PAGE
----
Studies in Midrash and Related Literature

Studies in Midrash and Related Literature

Studies in Midrash and Related Literature

Studies in Midrash and Related Literature

Excerpt

Judah Goldin is known to laymen and scholars alike for his learned and elegant expositions of classical Jewish literature and for his graceful translations of early rabbinic texts. His studies, focusing primarily on tannaitic texts (dating to the first two centuries of the Common Era), illuminate a major, formative period of Judaism to which all later periods react. These studies cover a wide range of themes, including biblical exegesis, the art of translation, philosophy, prayer, education, love, messianism, angelology, history, biography, magic and superstition, and the dynamics of change and adaptation in Judaism.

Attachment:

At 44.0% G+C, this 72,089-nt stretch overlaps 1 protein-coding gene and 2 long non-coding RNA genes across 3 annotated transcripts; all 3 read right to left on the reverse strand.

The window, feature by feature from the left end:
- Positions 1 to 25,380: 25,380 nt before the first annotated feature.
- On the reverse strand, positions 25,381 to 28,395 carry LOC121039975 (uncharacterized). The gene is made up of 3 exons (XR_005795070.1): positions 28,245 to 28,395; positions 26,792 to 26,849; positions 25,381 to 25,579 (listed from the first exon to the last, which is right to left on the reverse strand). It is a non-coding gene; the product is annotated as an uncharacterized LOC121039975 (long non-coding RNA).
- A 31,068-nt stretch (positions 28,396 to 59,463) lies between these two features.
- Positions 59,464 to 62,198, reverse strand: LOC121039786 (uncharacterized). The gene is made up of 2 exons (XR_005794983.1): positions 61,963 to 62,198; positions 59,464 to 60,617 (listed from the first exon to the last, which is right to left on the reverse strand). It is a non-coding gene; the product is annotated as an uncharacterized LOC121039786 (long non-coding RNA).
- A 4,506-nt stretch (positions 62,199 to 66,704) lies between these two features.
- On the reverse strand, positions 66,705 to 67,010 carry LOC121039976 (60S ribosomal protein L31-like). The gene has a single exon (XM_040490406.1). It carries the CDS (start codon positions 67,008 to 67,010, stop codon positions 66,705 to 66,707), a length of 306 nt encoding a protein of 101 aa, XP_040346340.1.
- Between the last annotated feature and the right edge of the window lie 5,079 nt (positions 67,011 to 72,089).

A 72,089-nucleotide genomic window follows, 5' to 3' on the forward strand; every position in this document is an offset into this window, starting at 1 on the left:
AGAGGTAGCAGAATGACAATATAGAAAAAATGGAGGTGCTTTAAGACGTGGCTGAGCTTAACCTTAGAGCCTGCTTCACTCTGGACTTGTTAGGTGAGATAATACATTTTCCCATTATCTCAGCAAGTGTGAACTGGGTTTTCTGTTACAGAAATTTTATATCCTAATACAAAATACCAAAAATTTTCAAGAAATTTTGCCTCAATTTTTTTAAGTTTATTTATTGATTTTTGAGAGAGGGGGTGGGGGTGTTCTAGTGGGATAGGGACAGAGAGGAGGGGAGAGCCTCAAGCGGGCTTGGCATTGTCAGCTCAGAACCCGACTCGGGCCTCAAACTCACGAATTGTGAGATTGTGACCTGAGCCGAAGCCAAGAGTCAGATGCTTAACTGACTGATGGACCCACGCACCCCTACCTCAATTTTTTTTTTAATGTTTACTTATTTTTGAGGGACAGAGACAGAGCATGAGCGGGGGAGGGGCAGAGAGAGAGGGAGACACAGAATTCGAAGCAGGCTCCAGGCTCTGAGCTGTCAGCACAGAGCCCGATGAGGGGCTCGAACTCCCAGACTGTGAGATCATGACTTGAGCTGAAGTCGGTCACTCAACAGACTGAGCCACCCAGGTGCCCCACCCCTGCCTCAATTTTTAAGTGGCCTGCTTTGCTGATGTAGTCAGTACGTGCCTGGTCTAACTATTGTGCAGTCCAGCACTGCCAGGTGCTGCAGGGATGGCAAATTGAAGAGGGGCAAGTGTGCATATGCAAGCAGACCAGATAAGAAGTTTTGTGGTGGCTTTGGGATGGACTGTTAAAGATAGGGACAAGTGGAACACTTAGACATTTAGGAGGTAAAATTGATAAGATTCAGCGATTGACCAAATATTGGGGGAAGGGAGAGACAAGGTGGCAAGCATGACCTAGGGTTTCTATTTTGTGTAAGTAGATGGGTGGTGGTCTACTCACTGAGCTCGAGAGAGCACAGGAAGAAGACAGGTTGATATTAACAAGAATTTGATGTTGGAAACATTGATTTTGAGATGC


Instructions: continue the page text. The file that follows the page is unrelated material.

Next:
The present volume includes most of Goldin's scholarly articles, many of which appeared originally in periodicals and anniversary volumes that are not widely circulated or accessible. The purpose of the present collection, however, goes beyond the convenience of easy accessibility. Together these articles show Goldin's unique approach to classical Jewish literature much more clearly than they could separately. This whole is truly greater than the sum of its parts. Goldin forces students and readers to re-examine well-known texts they never doubted they understood. His own—often surprising—interpretations of these texts are characterized by a unique combination of qualities. Building on the textual erudition and technical skill that he learned from his teachers, who included some of the great modern philologists of talmudic literature, he applies to rabbinic literature his own unparalleled literary sensitivity, honed on the classics of Western literary tradition. As a humanist, he reads rabbinic texts not only as a legal and exegetical resource but also—as literature! He views the texts not only within the context of Judaism and not only against the cultural background of the ancient Mediterranean world, but also within the intellectual context of the universal human issues they address. No scholar has done more than he to clarify what is happening in the non-legal parts of rabbinic . . .

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